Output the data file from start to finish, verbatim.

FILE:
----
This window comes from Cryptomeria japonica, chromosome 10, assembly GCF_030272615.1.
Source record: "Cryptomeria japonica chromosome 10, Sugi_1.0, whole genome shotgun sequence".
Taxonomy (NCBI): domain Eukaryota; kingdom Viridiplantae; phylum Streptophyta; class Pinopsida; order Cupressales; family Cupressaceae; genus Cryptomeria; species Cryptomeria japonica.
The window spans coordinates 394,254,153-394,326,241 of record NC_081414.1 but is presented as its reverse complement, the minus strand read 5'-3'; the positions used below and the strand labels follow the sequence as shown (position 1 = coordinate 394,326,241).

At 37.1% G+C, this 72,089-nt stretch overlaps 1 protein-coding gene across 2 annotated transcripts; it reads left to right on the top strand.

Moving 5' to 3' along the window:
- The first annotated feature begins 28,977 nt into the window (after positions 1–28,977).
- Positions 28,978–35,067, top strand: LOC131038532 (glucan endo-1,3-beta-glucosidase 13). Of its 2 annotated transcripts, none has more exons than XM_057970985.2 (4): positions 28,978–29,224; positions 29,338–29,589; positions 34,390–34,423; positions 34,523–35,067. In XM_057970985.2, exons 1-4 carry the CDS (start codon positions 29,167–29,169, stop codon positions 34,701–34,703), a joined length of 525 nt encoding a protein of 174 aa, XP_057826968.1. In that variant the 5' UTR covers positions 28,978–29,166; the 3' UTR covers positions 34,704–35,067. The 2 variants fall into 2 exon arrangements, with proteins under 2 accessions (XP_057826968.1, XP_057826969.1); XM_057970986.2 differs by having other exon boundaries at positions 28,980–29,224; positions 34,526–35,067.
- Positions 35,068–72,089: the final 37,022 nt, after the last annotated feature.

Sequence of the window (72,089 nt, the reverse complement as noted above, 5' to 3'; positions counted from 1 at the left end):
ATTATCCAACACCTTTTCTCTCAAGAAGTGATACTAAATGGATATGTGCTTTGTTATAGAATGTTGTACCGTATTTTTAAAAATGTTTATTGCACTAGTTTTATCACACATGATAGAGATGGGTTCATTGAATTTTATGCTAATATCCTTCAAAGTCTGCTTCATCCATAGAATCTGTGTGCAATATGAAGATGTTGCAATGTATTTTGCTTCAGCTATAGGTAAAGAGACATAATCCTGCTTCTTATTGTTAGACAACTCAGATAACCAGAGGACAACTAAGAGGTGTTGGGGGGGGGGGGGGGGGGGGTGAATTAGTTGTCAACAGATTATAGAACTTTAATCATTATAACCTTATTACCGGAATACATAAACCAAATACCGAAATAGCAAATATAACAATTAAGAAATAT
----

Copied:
This window comes from Cryptomeria japonica, chromosome 10, assembly GCF_030272615.1.
Source record: "Cryptomeria japonica chromosome 10, Sugi_1.0, whole genome shotgun sequence".
Taxonomy (NCBI): domain Eukaryota; kingdom Viridiplantae; phylum Streptophyta; class Pinopsida; order Cupressales; family Cupressaceae; genus Cryptomeria; species Cryptomeria japonica.
The window spans coordinates 394,254,153-394,326,241 of record NC_081414.1 but is presented as its reverse complement, the minus strand read 5'-3'; the positions used below and the strand labels follow the sequence as shown (position 1 = coordinate 394,326,241).

At 37.1% G+C, this 72,089-nt stretch overlaps 1 protein-coding gene across 2 annotated transcripts; it reads left to right on the top strand.

Moving 5' to 3' along the window:
- The first annotated feature begins 28,977 nt into the window (after positions 1–28,977).
- Positions 28,978–35,067, top strand: LOC131038532 (glucan endo-1,3-beta-glucosidase 13). Of its 2 annotated transcripts, none has more exons than XM_057970985.2 (4): positions 28,978–29,224; positions 29,338–29,589; positions 34,390–34,423; positions 34,523–35,067. In XM_057970985.2, exons 1-4 carry the CDS (start codon positions 29,167–29,169, stop codon positions 34,701–34,703), a joined length of 525 nt encoding a protein of 174 aa, XP_057826968.1. In that variant the 5' UTR covers positions 28,978–29,166; the 3' UTR covers positions 34,704–35,067. The 2 variants fall into 2 exon arrangements, with proteins under 2 accessions (XP_057826968.1, XP_057826969.1); XM_057970986.2 differs by having other exon boundaries at positions 28,980–29,224; positions 34,526–35,067.
- Positions 35,068–72,089: the final 37,022 nt, after the last annotated feature.

Sequence of the window (72,089 nt, the reverse complement as noted above, 5' to 3'; positions counted from 1 at the left end):
ATTATCCAACACCTTTTCTCTCAAGAAGTGATACTAAATGGATATGTGCTTTGTTATAGAATGTTGTACCGTATTTTTAAAAATGTTTATTGCACTAGTTTTATCACACATGATAGAGATGGGTTCATTGAATTTTATGCTAATATCCTTCAAAGTCTGCTTCATCCATAGAATCTGTGTGCAATATGAAGATGTTGCAATGTATTTTGCTTCAGCTATAGGTAAAGAGACATAATCCTGCTTCTTATTGTTAGACAACTCAGATAACCAGAGGACAACTAAGAGGTGTTGGGGGGGGGGGGGGGGGGGGTGAATTAGTTGTCAACAGATTATAGAACTTTAATCATTATAACCTTATTACCGGAATACATAAACCAAATACCGAAATAGCAAATATAACAATTAAGAAATAT